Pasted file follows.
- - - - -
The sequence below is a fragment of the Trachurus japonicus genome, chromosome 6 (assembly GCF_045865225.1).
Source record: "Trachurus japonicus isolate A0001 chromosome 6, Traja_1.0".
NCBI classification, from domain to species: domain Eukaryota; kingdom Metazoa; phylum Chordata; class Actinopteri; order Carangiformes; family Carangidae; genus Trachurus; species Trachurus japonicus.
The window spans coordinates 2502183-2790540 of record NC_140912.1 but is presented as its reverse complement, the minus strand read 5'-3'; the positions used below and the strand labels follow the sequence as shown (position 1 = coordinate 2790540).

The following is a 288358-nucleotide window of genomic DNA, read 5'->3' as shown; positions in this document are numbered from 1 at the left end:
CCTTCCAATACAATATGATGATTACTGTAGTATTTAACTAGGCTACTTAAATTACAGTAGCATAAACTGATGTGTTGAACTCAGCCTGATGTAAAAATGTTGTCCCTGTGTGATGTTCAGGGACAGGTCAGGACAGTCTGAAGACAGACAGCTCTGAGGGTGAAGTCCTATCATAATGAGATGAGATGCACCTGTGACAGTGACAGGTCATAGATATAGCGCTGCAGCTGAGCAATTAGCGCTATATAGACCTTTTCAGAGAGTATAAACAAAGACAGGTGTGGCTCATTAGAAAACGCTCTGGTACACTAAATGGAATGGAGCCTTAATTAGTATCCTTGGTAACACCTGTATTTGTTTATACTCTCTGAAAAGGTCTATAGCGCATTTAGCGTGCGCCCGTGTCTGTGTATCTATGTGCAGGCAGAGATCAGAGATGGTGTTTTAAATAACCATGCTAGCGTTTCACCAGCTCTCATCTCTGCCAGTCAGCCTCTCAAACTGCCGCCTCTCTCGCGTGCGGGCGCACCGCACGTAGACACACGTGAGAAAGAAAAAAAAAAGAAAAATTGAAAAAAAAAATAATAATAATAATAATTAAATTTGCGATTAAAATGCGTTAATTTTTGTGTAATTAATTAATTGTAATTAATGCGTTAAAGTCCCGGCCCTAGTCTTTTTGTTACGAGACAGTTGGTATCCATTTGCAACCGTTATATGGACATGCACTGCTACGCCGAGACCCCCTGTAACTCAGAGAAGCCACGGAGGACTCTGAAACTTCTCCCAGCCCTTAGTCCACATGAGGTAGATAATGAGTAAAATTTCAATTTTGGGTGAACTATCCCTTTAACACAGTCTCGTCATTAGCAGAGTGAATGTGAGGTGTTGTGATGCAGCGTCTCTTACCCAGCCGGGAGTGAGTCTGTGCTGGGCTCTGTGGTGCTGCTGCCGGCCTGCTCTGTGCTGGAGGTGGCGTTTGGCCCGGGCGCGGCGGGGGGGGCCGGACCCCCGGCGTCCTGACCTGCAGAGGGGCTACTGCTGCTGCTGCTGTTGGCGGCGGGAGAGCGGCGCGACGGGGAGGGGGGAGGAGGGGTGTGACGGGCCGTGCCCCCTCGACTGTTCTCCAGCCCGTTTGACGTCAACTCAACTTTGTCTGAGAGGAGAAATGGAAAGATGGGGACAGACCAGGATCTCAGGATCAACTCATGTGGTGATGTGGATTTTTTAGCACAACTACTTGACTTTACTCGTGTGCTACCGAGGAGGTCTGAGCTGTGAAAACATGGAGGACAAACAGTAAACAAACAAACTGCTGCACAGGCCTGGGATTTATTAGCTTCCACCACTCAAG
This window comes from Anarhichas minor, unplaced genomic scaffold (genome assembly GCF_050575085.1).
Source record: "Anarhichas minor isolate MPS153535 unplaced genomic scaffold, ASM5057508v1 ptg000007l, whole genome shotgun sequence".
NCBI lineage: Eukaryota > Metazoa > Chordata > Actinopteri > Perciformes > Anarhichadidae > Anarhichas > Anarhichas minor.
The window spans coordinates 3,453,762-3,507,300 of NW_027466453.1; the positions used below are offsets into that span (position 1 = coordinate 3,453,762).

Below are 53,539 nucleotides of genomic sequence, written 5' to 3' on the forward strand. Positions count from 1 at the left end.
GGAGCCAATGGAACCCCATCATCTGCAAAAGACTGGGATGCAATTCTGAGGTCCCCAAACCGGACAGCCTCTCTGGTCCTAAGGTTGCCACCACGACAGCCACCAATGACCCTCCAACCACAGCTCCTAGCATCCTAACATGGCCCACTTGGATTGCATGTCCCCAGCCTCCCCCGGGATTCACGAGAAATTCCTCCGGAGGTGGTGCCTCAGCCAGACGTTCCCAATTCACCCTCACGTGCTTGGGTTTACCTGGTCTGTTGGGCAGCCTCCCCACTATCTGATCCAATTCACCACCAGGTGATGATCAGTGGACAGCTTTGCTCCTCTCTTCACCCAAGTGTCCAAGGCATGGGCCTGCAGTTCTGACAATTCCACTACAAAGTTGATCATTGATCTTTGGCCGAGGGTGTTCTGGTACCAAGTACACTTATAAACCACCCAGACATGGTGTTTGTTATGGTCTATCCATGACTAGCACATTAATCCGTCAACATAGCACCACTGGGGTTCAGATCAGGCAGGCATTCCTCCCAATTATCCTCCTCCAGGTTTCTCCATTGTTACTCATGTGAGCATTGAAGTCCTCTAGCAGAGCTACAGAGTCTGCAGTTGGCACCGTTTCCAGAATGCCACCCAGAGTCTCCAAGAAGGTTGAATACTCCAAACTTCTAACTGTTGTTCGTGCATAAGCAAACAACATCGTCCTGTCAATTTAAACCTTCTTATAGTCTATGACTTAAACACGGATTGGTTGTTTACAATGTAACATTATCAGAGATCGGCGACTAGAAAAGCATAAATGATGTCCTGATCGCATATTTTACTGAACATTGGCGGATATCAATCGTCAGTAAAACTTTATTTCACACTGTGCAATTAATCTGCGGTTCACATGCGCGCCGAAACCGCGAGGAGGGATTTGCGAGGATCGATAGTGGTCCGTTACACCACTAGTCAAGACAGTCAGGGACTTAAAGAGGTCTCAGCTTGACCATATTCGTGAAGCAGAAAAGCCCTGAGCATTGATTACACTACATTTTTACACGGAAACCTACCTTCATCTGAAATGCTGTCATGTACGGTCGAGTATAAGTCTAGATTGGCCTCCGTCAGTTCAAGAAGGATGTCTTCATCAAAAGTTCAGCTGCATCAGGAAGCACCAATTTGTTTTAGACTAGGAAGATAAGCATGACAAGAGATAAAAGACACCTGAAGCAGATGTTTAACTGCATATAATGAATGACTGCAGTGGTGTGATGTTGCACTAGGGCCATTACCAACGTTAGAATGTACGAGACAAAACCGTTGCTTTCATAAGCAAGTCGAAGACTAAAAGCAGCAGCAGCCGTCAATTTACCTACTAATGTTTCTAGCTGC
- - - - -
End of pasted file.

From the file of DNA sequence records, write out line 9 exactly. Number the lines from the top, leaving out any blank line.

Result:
NCBI lineage: Eukaryota > Metazoa > Chordata > Actinopteri > Perciformes > Anarhichadidae > Anarhichas > Anarhichas minor.